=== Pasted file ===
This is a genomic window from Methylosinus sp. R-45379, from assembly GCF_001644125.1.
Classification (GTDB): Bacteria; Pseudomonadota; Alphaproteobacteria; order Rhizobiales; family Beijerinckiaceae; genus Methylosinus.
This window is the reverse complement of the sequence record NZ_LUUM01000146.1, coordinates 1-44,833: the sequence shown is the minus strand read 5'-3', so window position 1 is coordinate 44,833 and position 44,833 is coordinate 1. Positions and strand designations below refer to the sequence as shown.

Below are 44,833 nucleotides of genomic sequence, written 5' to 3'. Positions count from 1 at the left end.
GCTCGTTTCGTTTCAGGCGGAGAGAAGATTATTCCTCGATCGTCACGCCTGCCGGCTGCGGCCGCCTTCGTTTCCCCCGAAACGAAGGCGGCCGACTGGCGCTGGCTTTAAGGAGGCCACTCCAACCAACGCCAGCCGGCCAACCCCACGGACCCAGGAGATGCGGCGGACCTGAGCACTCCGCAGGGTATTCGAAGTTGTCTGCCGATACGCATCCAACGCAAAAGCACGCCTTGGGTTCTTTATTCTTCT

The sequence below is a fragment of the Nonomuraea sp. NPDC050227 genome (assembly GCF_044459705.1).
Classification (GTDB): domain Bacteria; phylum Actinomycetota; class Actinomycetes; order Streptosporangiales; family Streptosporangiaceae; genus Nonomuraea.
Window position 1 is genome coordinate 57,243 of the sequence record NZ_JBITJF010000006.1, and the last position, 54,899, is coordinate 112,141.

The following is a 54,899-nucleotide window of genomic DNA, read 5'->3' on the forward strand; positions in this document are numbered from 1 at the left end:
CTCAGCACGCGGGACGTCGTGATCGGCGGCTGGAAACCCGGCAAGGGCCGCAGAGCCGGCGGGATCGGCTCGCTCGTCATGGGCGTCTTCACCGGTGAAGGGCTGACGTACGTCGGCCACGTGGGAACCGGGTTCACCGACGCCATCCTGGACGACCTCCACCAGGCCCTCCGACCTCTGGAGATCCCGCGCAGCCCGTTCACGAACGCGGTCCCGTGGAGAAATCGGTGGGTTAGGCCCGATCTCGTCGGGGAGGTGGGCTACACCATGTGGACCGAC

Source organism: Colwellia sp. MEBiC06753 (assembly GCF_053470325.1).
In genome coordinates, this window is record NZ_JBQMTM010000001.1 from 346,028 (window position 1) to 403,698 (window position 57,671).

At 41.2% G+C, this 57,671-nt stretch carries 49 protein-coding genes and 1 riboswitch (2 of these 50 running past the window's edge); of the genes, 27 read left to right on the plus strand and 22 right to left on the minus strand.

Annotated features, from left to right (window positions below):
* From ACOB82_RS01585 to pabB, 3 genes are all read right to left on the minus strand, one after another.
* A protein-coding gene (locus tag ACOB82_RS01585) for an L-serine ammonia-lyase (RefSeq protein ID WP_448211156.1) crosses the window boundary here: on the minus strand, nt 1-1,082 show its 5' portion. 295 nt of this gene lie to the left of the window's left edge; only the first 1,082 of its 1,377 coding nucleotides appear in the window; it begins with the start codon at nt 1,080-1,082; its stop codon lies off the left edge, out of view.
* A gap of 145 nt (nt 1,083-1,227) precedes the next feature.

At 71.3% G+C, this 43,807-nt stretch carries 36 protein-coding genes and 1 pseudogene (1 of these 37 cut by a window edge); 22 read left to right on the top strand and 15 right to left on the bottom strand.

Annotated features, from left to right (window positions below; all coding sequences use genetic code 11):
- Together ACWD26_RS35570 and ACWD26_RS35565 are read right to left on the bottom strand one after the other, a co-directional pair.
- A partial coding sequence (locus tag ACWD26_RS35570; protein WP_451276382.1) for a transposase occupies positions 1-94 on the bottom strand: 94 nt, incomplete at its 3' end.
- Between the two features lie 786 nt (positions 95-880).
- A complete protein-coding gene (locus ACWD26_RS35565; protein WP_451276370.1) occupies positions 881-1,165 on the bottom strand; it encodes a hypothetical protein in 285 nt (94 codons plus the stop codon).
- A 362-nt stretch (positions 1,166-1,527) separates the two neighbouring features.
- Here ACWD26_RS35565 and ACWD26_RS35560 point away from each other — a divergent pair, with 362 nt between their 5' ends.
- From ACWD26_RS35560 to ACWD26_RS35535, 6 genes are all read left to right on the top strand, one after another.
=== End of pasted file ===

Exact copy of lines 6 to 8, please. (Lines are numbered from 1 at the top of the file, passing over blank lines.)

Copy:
The sequence below is a fragment of the Nonomuraea sp. NPDC050227 genome (assembly GCF_044459705.1).
Classification (GTDB): domain Bacteria; phylum Actinomycetota; class Actinomycetes; order Streptosporangiales; family Streptosporangiaceae; genus Nonomuraea.
Window position 1 is genome coordinate 57,243 of the sequence record NZ_JBITJF010000006.1, and the last position, 54,899, is coordinate 112,141.